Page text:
Andrew Mankin of Barrington Brewery, Rob Martin of Ipswitch Brewery, Jim Koch of Samuel Adams, U.S. Rep. Richard Neal and Gary Happ of Barrington Brewery plead their case for lower taxes.
GREAT BARRINGTON, Mass. — About a dozen of the state's small brewers joined U.S. Rep. Richard Neal on Thursday at Barrington Brewery to support legislation that would lower taxes on small breweries.
Neal is again putting forth the Small Brewer Reinvestment and Expanding Workforce Act, which would create a graduated excise tax on barrels of beer.
Currently, the first 60,000 barrels produced in a year are taxes at $7 per barrel and $18 for all barrels after that. The bill would have an escalating rate from $3.50 to $16 for breweries producing less than 6 million barrels per year.
"These small craft brewers are generally locally owned. They generate enormous economic activity," Neal said. "The issue is a question of how you tax the first 60,000 barrels of beer. Currently it is $7 and what I am suggesting is that we ought to provide them the same opportunities to grow that the big guys have because of market share. The big guys, by the way are all owned internationally, I think they have cornered the market. What we're saying to small craft brewers is that we'd like to get you into a competitive position."
The current policy was established in 1976 and Neal has tried for three years to pass legislation to change the rate. Each year, he said he has gotten more and more support and with a chance of having a federal tax reform passing this year, there may be a chance to partner the act with that legislation.
"We've done better in each succeeding Congress," Neal said. "I am hopeful we will get some traction in Congress this time."
Neal says a study estimated that the bill would generate about $153 million in economic activity in the first year.
Jim Koch, founder of Boston Beer Co., said the bill would allow his company to grow at a much faster pace. Samuel Adams is the state's largest brewer but accounts for only about 1 percent of the nation's beer.
"It would enable us to grow faster, create more jobs and put our company on a sounder footing," Koch said. "We are trying to basically create a beer culture in America that recognizes the quality and craftsmanship of American brewing. For us, we're a little company. I've been working my butt off for 29 years and we've finally gotten 1 percent of the U.S. beer industry."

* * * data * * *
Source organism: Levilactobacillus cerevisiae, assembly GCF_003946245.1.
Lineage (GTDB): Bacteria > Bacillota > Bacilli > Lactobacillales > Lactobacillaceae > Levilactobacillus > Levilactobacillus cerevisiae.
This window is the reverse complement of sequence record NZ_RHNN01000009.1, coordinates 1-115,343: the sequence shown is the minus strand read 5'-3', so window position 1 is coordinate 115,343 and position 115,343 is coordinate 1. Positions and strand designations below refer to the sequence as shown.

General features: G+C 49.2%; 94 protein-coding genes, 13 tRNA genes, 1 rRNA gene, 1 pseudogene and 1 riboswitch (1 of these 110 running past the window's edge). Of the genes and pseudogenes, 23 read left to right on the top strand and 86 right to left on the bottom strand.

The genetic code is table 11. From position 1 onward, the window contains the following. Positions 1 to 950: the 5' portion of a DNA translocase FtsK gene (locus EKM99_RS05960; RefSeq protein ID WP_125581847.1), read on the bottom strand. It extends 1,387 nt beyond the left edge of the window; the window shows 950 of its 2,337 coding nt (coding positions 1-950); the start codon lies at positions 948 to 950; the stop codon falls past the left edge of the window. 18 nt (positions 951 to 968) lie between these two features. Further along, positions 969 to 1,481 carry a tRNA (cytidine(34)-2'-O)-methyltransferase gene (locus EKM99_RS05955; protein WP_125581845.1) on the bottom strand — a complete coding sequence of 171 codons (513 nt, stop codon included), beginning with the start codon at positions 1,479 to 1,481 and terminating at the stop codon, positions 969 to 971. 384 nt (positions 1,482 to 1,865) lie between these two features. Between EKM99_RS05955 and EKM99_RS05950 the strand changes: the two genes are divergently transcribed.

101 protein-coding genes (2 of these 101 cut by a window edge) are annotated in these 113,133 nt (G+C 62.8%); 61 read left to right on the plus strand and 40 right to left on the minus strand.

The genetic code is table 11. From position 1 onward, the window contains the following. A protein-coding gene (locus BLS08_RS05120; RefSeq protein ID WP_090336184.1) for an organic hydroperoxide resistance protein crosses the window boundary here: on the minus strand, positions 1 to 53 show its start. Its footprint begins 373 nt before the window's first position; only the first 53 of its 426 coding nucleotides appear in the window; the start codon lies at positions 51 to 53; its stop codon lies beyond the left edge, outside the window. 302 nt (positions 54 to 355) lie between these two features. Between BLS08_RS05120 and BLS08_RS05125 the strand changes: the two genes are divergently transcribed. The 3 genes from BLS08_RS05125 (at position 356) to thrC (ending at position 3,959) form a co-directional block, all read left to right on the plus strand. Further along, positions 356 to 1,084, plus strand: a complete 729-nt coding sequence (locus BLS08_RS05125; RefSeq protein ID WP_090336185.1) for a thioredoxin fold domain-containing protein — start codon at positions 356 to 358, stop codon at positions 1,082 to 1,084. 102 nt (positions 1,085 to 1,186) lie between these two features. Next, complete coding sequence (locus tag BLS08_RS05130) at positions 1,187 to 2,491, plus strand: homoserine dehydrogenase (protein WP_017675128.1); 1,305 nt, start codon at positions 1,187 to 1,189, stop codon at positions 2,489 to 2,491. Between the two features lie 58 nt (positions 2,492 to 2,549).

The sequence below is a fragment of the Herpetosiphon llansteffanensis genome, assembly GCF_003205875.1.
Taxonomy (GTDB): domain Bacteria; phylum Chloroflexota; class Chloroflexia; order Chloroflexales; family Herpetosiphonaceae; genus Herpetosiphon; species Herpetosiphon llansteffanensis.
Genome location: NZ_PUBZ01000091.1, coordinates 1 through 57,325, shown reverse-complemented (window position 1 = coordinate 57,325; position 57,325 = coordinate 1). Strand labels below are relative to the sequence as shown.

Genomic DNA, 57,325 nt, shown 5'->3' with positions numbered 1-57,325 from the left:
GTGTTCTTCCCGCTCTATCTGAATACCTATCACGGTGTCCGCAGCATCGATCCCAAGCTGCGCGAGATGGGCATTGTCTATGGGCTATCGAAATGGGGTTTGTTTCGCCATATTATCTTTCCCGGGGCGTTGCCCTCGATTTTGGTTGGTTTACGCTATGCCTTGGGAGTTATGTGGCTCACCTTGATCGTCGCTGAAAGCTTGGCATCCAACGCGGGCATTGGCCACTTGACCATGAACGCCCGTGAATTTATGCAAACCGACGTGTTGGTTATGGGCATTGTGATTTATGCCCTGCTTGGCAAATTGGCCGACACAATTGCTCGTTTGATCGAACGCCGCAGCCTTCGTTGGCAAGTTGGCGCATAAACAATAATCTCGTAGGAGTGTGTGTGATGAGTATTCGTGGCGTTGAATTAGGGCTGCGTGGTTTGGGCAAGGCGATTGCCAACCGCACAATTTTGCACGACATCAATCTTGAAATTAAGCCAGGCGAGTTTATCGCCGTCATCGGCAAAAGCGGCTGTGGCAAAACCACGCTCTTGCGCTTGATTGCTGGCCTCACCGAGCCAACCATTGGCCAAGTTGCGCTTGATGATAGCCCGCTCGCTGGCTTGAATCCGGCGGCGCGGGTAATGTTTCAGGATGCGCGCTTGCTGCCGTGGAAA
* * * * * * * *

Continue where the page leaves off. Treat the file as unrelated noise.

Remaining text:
Koch and Neal believe that the tax reform would allow small breweries grow.
Koch says the United States is now internationally recognized as creating the best craft beers but the regulations and tax structure are keeping the industry from reaching its full potential.
"I'm drinking Barrington Brewery's Brown Ale and it's delicious. You can take this to any pub in England and it would stand up to the best brown ales in the mother country," Koch said, adding that, "the regulations and the laws that govern the brewing were put into place during Prohibition and the 1970s. They have not been updated to accompany the change in the industry."
Ned LaFortune, co-founder of Wachusett Brewing in Westminster, said the extra money generated from a lower tax would not just pile into the owner's bank account but all of it would go right back into the business.
"We're very much underfunded right now. I've been in this for 19 years and almost every penny we make goes back into people and equipment," LaFortune said. "Everyone in the company knows about this bill and everyone knows that it will all go right back into it. We're going to be hiring more people."
LaFortune says the bill would create an additional $95,000 to pay for more employees and benefits.
"We work on very low margins but we work on very high passion," said Rob Martin, president of both the Massachusetts Brewers Guild and the Ipswitch Ale Brewery. "Our industry treats our employees well."
Neal said that everywhere in the country there are craft brewers but in total they only represent 6 percent of the market. Beyond that, craft breweries are "destinations" and often include restaurants and other business concepts.
"Many of the individuals here today are also in the ancillary restaurant business and they largely do pub food, which has great appeal to a large segment of the market, and everybody here or employed is a local," Neal said.
LaFortune said his company was built "literally from scratch" and now employs some 25 Massachusetts residents with "great benefits and competitive wages."
"Our business plan in 1993 was to sell beer in Massachusetts in the Worcester area. We are 19 years in now and 90 percent of our beer is sold in Massachusetts. And everyone of my employees is local," LaFortune said.
Neal said hundreds of residents in his district are employed by small brewers and about 1,300 are employed statewide but he will have to convince other congressmen that it is important to them too.
"Small brewers in America have no better friend and champion than Richard Neal," Koch said.
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